There’s been some minor outrage over how I took my previous blog posts offline. Really minor outrage, of course. It’s more like, “Aww, that bit you wrote is gone,” rather than, “PUT IT BACK. NOW. OR DEATH AWAITS YOU. WITH NASTY BIG SHARP POINTY TEETH.”
Relax. I may restore some of the posts. Or I might recycle them and post them elsewhere. But they’re staying offline for now. (Well, sorta offline; some of them are still in Google’s cache, so if you do a Google search for them, they’re still floating around in the ether for the next month or so, until the cache is updated.)
Decades ago (yep, it’s actually been decades now) I joined the staff of the CSU Sacramento Hornet. (It didn’t get re-renamed The State Hornet till the next year; that’s another story.) I was hoping to get a weekly column on the op/ed pages, like I had at the Solano College Tempest. But then again, so did everyone else. Journalism students are opinionated like that. So the column was a big no. But there was one other way to get onto the op/ed pages every week: All it took was my limited ability to draw.
This was not the first-ever appearance of Leonard Squish. I had invented him for the strip I produced in my last semester at the Tempest, “The Adventures of Mr. Squish.” Leonard had a few significant differences. “Squish” wasn’t his literal last name. “Leonard” was not his first name yet. He tended to wear wifebeaters and dog collars, and his spikes were way pointier—definitely a punk rock kid.
But I figured the above strip wouldn’t work if he were dressed that way. So I put him in a tie and toned down the spikes a tad. And this look stuck; I kinda liked the juxtaposition of spiky hair and a tie. Remember, this was 1990: Spiky hair and ties weren’t mainstream until metrosexuals went mainstream in the late ’90s. I was way ahead of the trend. Not that I was trying to start one. (Honestly, on non-cartoons, it usually looks stupid, like you‘re trying to desperately hold on to your fleeting youth. Just warning you. You’re welcome.)
True, I was accused of ripping off Bart Simpson for Leonard’s look. But I had been drawing variations of Leonard for a few years before The Tracey Ullman Show started showing Simpsons shorts… for all the good that argument does me.
This was also not the first “Squish” strip I drew for the Hornet. I drew another. The assistant editor-in-chief, Chris (who was my EIC for a semester at the Tempest, and later became EIC of the State Hornet in ’92), rejected it. He didn’t find it funny.
Chris had particular guidelines on what constitutes “funny.” I believed, then as now, humor is subjective. We regularly debated this. But as editor, Chris was in a position to enforce his view, and felt it part of his duties to improve me—to insist I be “funnier,” or, sometimes, less offensive. He was the only editor I ever had who rejected my strips. My other editors, who agreed with me that humor is subjective—and agreed my strips were funny—gave me a free hand.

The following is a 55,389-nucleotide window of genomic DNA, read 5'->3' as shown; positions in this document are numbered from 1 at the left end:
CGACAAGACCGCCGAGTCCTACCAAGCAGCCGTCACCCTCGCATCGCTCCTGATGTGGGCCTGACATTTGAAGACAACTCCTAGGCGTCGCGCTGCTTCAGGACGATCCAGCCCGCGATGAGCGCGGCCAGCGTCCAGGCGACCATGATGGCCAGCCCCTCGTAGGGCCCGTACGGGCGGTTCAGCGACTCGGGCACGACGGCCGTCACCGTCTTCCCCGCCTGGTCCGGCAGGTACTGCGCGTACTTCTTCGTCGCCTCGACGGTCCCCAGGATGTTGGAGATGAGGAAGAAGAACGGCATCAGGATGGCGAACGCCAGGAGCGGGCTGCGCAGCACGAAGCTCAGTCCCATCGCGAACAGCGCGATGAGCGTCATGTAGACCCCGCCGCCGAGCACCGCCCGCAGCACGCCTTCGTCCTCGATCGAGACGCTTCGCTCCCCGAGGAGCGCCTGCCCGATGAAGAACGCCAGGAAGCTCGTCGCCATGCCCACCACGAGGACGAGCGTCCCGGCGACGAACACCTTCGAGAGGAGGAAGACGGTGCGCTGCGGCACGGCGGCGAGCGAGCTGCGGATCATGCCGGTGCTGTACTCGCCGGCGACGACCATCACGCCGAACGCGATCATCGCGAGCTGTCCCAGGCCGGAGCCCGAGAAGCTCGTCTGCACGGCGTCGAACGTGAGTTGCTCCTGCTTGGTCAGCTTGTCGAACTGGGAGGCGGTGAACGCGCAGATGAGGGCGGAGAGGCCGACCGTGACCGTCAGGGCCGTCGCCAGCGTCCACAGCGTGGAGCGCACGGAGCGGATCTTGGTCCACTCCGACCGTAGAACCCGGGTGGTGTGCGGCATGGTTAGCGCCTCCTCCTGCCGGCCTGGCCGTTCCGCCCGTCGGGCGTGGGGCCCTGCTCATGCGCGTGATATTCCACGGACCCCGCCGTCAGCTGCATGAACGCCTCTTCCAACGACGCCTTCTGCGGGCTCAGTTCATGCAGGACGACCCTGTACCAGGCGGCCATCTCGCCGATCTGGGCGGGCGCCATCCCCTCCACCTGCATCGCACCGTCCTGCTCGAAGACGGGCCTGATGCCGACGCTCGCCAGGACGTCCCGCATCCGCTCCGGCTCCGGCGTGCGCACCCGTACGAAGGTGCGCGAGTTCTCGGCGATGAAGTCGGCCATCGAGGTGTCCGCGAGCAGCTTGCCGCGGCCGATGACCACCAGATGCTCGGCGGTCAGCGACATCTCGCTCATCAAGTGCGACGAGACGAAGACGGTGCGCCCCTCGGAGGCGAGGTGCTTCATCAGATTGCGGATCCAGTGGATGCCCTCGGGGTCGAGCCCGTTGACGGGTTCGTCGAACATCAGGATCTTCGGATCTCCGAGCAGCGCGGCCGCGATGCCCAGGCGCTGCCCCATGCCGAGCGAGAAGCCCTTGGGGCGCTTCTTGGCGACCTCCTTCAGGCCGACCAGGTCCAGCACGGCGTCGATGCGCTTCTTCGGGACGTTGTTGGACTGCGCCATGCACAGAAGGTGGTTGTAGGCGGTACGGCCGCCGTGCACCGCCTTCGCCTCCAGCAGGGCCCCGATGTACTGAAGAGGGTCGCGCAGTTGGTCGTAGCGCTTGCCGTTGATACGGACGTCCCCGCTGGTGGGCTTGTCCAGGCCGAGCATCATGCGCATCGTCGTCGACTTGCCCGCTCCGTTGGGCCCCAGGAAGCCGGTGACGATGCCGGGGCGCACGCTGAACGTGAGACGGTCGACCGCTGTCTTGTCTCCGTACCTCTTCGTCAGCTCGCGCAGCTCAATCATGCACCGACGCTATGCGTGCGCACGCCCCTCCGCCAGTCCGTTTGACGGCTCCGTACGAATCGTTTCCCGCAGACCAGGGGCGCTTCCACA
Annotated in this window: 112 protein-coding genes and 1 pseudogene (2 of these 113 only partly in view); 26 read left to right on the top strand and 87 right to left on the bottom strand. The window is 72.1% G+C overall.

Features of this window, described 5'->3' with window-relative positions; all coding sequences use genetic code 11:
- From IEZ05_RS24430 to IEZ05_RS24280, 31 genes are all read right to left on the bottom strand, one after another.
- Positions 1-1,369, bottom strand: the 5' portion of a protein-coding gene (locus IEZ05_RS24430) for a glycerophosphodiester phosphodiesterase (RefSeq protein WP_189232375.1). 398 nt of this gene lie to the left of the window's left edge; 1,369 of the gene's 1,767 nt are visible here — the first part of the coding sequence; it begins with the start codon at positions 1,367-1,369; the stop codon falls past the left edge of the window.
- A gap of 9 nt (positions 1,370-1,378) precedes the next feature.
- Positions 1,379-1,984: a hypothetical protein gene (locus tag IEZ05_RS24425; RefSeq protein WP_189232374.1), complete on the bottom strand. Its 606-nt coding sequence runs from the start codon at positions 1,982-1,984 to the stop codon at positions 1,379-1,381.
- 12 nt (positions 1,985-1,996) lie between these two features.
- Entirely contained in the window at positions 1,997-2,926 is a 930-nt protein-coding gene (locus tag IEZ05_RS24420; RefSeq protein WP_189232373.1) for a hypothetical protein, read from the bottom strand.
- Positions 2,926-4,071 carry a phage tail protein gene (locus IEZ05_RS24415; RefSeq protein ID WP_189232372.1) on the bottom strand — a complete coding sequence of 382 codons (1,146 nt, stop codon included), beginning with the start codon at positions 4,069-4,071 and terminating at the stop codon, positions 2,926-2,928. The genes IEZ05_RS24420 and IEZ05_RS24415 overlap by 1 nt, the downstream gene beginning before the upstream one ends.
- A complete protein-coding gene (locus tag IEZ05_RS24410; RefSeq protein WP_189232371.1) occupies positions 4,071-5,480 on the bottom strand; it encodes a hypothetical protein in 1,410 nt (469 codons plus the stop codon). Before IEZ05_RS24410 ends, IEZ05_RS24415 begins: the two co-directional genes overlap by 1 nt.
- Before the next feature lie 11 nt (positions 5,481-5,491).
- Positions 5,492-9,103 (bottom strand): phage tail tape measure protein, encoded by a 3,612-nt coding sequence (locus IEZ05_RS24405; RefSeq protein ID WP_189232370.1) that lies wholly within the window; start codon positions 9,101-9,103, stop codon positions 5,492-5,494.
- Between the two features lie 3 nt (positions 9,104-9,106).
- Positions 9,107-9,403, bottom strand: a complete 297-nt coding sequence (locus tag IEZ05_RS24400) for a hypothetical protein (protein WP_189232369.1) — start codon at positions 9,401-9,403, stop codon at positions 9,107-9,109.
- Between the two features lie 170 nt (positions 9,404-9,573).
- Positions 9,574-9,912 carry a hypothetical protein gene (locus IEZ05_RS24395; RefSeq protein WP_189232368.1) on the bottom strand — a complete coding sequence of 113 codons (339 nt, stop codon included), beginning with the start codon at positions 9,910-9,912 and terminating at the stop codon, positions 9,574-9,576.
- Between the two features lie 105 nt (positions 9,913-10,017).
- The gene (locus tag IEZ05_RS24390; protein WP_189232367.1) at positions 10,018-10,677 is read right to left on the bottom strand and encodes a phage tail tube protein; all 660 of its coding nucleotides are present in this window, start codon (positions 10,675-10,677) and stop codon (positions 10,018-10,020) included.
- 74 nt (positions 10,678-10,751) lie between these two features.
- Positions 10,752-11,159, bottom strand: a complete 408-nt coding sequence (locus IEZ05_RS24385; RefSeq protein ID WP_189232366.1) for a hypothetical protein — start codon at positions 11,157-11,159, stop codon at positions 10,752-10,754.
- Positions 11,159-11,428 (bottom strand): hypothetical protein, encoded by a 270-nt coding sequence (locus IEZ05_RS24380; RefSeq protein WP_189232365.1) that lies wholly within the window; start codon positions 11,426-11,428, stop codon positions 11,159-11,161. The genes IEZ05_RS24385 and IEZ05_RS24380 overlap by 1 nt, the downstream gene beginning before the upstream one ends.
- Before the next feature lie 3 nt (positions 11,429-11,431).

I’d like to say Chris’s constructive criticism brought out the best in me. Man, would I like to say that. But it just isn’t true. I resented the hell out of it. I was used to drawing what I wished, and his editing seemed to me to be arbitrary or paranoid. Once he became EIC of the State Hornet, we clashed regularly. He kept trying to “fix” things I didn’t consider broken—and the fact that “Squish” was so popular at CSUS regardless, seemed to dumbfound him. In his mind, I was still the angry right-wing columnist at the Tempest whom everybody hated. (Well, everybody he knew.)
To be fair, I was a bull-headed jerk at the time. If Chris actually did improve any of my strips, I wasn’t in a mindset to see it: I was too angry about being “censored.” And there were many times where he totally didn’t get what I was doing, but let me publish stuff anyway.
No, Chris is not the bad guy. He was my editor. Much as I disagreed with him, he had every right to edit my stuff. That’s the editor’s job, after all. I was just far too used to being off the leash. Even today I don’t agree with his edits, but that’s not the issue: My attitude was. Back then I was far more of a blunt instrument, far angrier, and my attitude was, “Don’t like it? F--- you.” Hardly Christian of me, I know. You’ll see a bit of this in the “Squish” strips.
Nowadays, my attitude is that I do care what others think. I’m trying to provoke, but not offend. Offense makes people irrational, and you just can’t have a discussion when people are irrational. I didn’t realize the difference back then. I was too much of a pessimist to believe I could have any meaningful discussion with opponents: I was right, they were wrong, that was that. But that was then. Today, I’m an optimist. And at the same time, I believe we’re all wrong. …There, that’ll confuse you.
Well. Chris’s editing, which I called “micromanaging,” sucked all the fun out of my producing the strip. So as soon my job made my State Hornet duties difficult to juggle, I figured, “Screw this,” quit on him, and dropped the strip in mid-semester.
But that’s getting way ahead of the story. This is only the first strip, after all.